**Edited: I actually took a Fair Isle class, not an intarsia class. Man, oh, man.***
Gah! I took an Fair Isle knitting
class at Knit One One
taught by Carrie Vermazen several weeks ago. I just got around to blogging about it tonight , but I can't find the Fair Isle swatch I made. The heck?! It wasn't very fancy, but I would have liked to show it off to you. :(
This is the first craft class I've taken, and it was awesome. Totally worth $20. It was nice to have someone there helping me adjust to having yarn in both my hands. It was also great to ask questions and chat about knitting with the other attendees.
I almost laughed out loud when some of the other students started talking trash about buying yarn at craft stores and then specifically sneered about Vanna's Choice (which I used to make my chair covers
I didn't say anything. I mean, what do you say? Plus, I didn't want to make them feel weird, because lord knows I've said dumb things in social situations *and* I can be a self-righteous boob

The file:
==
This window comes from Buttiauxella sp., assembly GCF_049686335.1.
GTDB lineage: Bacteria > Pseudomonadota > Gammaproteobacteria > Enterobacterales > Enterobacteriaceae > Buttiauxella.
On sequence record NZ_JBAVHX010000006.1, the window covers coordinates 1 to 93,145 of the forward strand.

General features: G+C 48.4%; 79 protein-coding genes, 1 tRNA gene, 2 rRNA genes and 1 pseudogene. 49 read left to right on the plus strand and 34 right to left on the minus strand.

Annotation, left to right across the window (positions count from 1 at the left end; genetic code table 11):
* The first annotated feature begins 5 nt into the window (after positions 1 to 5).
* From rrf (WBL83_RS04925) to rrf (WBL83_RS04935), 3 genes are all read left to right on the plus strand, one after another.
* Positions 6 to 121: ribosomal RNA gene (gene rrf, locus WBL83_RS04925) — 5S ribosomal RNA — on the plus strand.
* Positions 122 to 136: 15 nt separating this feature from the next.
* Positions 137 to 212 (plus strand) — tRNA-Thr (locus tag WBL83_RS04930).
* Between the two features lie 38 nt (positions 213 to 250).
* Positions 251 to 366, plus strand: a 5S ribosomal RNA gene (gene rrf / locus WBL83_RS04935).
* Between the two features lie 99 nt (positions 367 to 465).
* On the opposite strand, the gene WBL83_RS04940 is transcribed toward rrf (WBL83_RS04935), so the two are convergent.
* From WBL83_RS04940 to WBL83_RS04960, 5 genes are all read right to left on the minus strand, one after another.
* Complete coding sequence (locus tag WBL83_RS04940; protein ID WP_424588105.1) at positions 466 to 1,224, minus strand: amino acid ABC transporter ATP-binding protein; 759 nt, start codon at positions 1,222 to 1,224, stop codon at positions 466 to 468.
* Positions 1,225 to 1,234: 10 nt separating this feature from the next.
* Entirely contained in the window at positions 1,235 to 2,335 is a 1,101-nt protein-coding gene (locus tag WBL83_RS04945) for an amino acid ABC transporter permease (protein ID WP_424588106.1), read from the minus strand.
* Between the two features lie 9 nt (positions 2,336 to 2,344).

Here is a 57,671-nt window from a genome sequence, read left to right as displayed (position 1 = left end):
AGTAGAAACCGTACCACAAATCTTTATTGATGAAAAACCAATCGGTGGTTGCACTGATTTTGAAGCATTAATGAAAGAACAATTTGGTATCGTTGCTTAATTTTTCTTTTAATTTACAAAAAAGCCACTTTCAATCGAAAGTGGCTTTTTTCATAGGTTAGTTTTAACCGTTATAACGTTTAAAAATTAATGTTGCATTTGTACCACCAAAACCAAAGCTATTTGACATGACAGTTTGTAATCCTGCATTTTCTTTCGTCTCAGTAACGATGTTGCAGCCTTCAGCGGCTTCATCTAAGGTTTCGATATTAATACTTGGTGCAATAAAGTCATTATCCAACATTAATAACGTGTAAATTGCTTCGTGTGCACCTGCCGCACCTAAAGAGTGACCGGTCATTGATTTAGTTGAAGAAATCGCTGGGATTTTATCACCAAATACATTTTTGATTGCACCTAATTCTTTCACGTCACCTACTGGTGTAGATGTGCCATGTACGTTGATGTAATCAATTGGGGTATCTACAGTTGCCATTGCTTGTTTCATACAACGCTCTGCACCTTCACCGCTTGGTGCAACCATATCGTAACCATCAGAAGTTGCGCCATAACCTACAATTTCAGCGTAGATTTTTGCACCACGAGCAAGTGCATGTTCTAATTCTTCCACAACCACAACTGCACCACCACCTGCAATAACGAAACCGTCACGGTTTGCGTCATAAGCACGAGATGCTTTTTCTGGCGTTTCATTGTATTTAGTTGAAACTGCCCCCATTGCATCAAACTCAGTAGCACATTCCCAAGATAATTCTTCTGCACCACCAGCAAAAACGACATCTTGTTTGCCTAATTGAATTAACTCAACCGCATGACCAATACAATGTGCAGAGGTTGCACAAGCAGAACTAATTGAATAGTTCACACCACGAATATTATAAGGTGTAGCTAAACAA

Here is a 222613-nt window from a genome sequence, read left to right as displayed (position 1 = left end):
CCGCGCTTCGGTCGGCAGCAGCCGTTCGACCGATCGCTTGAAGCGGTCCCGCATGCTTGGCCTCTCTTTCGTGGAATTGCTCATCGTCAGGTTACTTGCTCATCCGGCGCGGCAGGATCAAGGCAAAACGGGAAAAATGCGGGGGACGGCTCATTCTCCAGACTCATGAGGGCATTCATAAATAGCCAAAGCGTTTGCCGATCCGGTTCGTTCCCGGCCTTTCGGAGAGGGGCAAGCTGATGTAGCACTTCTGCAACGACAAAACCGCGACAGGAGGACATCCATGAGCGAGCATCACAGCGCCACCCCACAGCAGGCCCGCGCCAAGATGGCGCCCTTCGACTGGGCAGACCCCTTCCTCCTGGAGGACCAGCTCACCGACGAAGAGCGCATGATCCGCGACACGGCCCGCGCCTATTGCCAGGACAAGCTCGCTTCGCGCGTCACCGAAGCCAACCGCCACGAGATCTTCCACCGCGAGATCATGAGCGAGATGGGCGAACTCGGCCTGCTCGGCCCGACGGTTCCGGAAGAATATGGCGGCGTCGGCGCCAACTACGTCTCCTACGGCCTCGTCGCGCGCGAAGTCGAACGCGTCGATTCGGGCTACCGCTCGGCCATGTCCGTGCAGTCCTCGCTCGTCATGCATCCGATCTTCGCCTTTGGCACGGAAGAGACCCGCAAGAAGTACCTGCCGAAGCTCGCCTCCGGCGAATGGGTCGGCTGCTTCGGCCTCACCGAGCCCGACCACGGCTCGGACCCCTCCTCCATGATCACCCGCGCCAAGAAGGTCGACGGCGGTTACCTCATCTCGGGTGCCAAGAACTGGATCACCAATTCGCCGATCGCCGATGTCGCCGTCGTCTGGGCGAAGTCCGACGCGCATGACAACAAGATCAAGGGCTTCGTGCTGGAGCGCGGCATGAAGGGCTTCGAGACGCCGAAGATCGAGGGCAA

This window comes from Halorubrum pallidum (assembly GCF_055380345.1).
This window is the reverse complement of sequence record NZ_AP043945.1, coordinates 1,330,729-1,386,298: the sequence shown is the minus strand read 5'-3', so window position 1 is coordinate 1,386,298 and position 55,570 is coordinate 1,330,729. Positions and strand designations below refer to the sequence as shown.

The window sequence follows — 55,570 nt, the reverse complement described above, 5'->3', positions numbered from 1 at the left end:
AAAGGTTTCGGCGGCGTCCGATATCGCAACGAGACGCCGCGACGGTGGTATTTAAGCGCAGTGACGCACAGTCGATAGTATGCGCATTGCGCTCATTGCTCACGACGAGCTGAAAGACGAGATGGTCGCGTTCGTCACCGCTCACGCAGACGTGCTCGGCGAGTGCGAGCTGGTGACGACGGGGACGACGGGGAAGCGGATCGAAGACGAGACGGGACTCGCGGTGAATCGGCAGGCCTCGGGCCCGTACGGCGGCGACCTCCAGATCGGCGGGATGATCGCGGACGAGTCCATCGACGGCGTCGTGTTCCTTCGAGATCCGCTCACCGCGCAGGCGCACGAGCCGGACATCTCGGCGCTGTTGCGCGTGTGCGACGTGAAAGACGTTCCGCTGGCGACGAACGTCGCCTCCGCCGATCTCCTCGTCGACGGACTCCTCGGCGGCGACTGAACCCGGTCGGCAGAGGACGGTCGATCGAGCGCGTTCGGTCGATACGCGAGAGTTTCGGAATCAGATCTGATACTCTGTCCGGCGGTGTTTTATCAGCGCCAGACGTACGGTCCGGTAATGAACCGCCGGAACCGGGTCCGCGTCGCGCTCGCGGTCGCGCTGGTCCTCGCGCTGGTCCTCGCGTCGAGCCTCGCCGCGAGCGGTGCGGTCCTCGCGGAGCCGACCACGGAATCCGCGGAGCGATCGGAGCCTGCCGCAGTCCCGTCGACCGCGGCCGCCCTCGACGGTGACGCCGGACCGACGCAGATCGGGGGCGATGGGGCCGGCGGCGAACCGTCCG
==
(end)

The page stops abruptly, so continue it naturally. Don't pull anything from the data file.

I've been curious about Fair Isle for a long time, and it was amazing to be able to get professional instruction on how to do it. Carrie also showed us how to catch our floats and gave us tips on weaving in the ends of our secondary colors. Just writing about it has my fingers itching to do some more Fair Isle knitting.
Hilariously, I found a way to make knitting with both hands even harder than it already is. I knew we were going to be knitting in the round, so I brought my favorite double pointed needles. What I didn't realize until AFTER the class (which you'll agree it ridiculous once you hear this ...) is that it's nearly impossible to do Fair Isle with DPNs.
Why? Because you are feeding yarn to your knitting with your left AND your right hand. Which means when you finish the stitches on a needle and need to reposition it to start the next set of stitches, you don't have a free hand to grab it and shift everything around. I was literally using my mouth to help me shuffle my needles around. I diligently kept knitting this way for TWO HOURS without thinking, "Hey, this seems sort of impossible."
So next time I try Fair Isle, with my circular needles of course, it's going to seem easy as pie.